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Old 12-05-2006, 09:57 PM   #452
Thomas Campbell
Join Date: Sep 2006
Posts: 407
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Re: Aikido: The learning of natural movement

Quote:
Dan Harden wrote:
[snip]
Lets get off this "cutting trees" stuff. It really isn't a strong point. I shouldn't have brought it up. Its more swordsmith stuff for me.

The martial art internal aspects are my own interests. So is spear work, that is a related but a separate topic. Still its tough to get folk to offer anything interesting.
Why did Ueshiba and Takeda do so much spear work?
Why did takeda and Kodo do jo work?

For technique?
Or for power?

Dan
hi Dan,

I wasn't trying to side-track the discussion, just making the point that the cutting-silk scenario seems more dependent on the quality of the swordblade's edge than it does on the internal body skill of the wielder. But I don't have much experience with the sword, in particular Japanese sword work. I'd be interested in hearing about differences and commonalities in the use of sword and spear to train internal body skill.

What aspects of internal martial arts are trained by sword work? What aspects are trained by spear or staff work?

I train with staff ("gun" in Mandarin, similar to the Japanese "bo") and with the long pole. I understand, in a very general way, the relation of that training with dantien (tanden) coordination, breathing and whole-body power. I can also see how the same training informs technique.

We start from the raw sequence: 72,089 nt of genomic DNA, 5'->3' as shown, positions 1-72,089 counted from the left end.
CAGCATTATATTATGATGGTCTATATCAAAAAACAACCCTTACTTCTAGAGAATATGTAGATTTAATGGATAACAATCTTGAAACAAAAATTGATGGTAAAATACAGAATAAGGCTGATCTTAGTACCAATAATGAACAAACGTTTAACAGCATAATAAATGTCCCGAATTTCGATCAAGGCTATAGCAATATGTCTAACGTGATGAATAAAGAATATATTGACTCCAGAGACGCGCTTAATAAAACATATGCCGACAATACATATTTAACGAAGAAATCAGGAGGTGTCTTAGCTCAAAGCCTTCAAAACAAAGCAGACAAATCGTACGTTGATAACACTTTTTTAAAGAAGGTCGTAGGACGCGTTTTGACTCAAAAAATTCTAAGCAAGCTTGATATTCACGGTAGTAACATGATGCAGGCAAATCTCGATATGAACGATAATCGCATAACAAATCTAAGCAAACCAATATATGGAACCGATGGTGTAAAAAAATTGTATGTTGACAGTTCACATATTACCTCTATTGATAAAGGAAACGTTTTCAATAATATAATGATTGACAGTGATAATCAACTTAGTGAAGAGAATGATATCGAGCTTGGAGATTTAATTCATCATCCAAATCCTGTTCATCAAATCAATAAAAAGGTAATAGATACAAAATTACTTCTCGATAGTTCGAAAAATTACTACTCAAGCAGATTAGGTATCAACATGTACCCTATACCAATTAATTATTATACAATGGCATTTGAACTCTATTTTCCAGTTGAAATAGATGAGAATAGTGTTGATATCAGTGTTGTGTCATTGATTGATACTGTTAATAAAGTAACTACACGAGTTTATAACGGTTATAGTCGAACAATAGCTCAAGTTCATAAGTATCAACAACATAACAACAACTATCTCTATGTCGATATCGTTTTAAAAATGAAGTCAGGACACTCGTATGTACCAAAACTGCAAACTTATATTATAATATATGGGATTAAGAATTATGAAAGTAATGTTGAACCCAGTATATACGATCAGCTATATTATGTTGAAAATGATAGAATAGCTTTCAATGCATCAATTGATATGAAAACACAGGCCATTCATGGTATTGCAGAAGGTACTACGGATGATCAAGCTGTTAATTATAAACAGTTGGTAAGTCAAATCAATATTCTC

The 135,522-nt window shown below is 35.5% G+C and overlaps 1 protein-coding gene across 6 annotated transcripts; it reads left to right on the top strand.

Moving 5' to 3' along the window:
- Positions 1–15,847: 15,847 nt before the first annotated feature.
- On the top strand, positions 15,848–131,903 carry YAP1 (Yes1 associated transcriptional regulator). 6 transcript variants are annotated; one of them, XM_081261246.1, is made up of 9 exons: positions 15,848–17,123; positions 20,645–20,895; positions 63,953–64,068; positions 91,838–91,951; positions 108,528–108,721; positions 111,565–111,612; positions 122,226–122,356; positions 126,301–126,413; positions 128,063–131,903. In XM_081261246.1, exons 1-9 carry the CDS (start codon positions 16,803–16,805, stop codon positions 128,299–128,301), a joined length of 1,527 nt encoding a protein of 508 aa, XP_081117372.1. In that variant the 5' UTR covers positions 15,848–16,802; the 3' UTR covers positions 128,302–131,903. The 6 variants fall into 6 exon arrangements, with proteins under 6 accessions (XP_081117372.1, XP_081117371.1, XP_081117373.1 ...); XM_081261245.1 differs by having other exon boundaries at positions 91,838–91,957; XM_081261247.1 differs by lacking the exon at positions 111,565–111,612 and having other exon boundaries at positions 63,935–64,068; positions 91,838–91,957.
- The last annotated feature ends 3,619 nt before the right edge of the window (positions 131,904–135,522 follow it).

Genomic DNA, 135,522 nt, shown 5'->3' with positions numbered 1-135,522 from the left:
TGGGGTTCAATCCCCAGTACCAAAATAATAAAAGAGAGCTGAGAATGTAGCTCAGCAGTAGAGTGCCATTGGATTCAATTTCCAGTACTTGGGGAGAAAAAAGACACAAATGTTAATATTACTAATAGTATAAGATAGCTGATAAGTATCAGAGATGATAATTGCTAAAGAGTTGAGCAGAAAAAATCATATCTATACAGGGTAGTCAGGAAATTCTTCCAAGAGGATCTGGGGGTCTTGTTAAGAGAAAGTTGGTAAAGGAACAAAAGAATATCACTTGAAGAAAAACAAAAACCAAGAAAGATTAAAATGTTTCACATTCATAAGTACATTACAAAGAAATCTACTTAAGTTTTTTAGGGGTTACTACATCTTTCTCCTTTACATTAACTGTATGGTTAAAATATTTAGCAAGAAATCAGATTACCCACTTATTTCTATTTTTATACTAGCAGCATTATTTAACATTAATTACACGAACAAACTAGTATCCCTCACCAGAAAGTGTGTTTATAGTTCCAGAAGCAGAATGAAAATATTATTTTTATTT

I don't train with sword. At the risk of stating the obvious, from what I've seen of aiki-ken and the kenjutsu of other schools, the movement and usage seem very different from spear and staff (including jo).

The "natural" movement (or movement learned and embodied so well it becomes natural) of sword and spear/staff seem very different. Does emphasizing sword over jo suburi, for example, make a difference in empty-hand technique? Does a particular emphasis affect how internal body connection is cultivated and trained?

Ellis Amdur's historical inquiry into the course of Ueshiba Morihei's personal development in weapons work is interesting. I wonder how people training today with both sword and spear/staff find the weapons training with respect to its usefulness in building internal body skill.
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